Tim Curtin, associate, RMAP, ANU

This was followed by assorted replies (including one from RMAP saying that Curtin was not in fact an associate of RMAP at all!).

Curtin then responded on 7 August with this:

Nick Ware (Letter, August 4) challenges my demonstration (Letters, July 31) that growth rates in atmospheric concentration of carbon dioxide have declined from 1960 to 2009.

He suggests I was using the “third derivative” – I wish I knew what that is! I simply derived the semi-logarithmic growth rates for each decade, those being the first derivative, like a normal compound interest growth rate over the period in question. The second derivatives (ie, the rate of change of the rate of change) also decline if you can be bothered to calculate them (unlike Will Steffen).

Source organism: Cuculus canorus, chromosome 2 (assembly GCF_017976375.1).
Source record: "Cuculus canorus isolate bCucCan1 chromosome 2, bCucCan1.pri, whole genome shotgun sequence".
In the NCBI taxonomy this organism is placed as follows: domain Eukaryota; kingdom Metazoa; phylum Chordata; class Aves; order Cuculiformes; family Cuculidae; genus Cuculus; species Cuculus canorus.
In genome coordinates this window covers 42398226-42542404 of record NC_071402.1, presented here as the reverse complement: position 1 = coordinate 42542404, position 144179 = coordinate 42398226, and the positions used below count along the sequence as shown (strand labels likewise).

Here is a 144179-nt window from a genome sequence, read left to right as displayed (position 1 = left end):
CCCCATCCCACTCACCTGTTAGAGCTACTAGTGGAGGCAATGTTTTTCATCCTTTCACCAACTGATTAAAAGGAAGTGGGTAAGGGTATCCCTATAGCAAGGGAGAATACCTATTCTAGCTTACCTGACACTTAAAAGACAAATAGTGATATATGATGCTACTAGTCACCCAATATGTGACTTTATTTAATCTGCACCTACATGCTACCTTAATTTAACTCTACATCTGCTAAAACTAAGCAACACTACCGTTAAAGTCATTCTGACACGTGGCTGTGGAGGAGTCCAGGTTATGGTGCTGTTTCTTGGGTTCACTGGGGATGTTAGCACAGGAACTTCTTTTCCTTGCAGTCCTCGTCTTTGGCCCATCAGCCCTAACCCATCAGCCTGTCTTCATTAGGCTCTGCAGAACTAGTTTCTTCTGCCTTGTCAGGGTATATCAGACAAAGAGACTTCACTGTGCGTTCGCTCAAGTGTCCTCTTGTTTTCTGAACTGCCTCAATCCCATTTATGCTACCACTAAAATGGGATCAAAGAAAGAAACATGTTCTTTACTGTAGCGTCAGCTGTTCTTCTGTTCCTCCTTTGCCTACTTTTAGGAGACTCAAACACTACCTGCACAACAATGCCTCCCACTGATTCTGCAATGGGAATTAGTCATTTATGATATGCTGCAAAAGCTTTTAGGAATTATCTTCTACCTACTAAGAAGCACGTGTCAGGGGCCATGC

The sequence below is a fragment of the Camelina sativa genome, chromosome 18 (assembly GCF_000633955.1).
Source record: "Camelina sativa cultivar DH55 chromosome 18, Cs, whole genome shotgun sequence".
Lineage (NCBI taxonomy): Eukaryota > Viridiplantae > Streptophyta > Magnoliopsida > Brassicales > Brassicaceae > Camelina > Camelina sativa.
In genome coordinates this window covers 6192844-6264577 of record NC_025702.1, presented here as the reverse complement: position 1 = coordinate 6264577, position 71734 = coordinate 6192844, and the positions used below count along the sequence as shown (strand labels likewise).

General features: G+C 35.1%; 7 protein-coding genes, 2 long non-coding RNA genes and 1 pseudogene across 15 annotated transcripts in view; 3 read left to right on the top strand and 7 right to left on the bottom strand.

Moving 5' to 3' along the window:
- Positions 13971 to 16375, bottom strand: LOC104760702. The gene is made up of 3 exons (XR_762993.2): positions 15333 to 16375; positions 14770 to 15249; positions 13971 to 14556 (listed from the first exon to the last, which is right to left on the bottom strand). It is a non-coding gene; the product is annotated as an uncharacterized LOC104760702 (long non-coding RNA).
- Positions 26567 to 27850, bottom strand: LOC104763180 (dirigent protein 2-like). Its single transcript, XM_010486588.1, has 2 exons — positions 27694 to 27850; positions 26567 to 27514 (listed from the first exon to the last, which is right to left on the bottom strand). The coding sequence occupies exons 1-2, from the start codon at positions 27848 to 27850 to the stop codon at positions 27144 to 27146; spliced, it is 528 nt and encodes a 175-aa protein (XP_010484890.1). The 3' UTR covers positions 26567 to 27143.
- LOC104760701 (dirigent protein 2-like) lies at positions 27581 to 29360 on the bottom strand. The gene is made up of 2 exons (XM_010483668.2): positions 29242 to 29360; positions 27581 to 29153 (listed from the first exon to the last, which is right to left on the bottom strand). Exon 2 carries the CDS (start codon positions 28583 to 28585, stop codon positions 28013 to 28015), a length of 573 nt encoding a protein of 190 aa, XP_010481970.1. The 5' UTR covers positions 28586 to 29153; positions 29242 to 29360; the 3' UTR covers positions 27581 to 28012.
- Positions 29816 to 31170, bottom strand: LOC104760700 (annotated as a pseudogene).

More seriously, Steffen in his article in The Canberra Times (“No time to lose as climate change turns to the worse”, July 27, p9) and in his piece (co-signed by 15 other worthies) in The Sydney Morning Herald (August 1) relies on James Hansen’s temperature data (NASA-GISS) which relies almost exclusively on temperatures measured at airports with ever-increasing planes, people and parked cars.

The truth is that at Mauna Loa where the atmospheric carbon dioxide level is measured, there is virtually no discernable trend in temperature since 1958, and none at all since 1978.

Finally, I must confess that when I signed my letter of 31 July I thought I was still an associate (unpaid) of RMAP at ANU. Sadly that is not the case, but even if I had been, I should not have used that designation.

Tim Curtin, Spence

My response: